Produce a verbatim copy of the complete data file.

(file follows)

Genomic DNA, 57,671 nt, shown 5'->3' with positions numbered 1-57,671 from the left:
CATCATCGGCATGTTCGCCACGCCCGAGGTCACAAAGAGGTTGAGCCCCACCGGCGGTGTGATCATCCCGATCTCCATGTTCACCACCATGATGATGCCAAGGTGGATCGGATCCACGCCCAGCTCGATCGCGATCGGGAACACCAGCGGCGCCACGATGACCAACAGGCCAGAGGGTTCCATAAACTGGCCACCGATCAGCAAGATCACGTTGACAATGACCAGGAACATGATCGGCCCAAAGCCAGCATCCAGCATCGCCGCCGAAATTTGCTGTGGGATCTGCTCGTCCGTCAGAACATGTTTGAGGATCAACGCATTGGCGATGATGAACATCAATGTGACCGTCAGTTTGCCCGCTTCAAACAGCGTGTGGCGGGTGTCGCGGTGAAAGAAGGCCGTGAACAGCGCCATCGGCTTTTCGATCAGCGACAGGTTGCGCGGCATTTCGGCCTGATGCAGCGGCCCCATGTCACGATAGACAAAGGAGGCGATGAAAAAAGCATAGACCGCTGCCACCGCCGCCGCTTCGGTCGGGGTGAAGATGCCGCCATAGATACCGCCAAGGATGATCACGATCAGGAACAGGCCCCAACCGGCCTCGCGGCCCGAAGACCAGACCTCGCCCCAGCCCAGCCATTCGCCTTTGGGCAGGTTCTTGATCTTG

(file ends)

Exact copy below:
Genomic DNA, 57,671 nt, shown 5'->3' with positions numbered 1-57,671 from the left:
CATCATCGGCATGTTCGCCACGCCCGAGGTCACAAAGAGGTTGAGCCCCACCGGCGGTGTGATCATCCCGATCTCCATGTTCACCACCATGATGATGCCAAGGTGGATCGGATCCACGCCCAGCTCGATCGCGATCGGGAACACCAGCGGCGCCACGATGACCAACAGGCCAGAGGGTTCCATAAACTGGCCACCGATCAGCAAGATCACGTTGACAATGACCAGGAACATGATCGGCCCAAAGCCAGCATCCAGCATCGCCGCCGAAATTTGCTGTGGGATCTGCTCGTCCGTCAGAACATGTTTGAGGATCAACGCATTGGCGATGATGAACATCAATGTGACCGTCAGTTTGCCCGCTTCAAACAGCGTGTGGCGGGTGTCGCGGTGAAAGAAGGCCGTGAACAGCGCCATCGGCTTTTCGATCAGCGACAGGTTGCGCGGCATTTCGGCCTGATGCAGCGGCCCCATGTCACGATAGACAAAGGAGGCGATGAAAAAAGCATAGACCGCTGCCACCGCCGCCGCTTCGGTCGGGGTGAAGATGCCGCCATAGATACCGCCAAGGATGATCACGATCAGGAACAGGCCCCAACCGGCCTCGCGGCCCGAAGACCAGACCTCGCCCCAGCCCAGCCATTCGCCTTTGGGCAGGTTCTTGATCTTG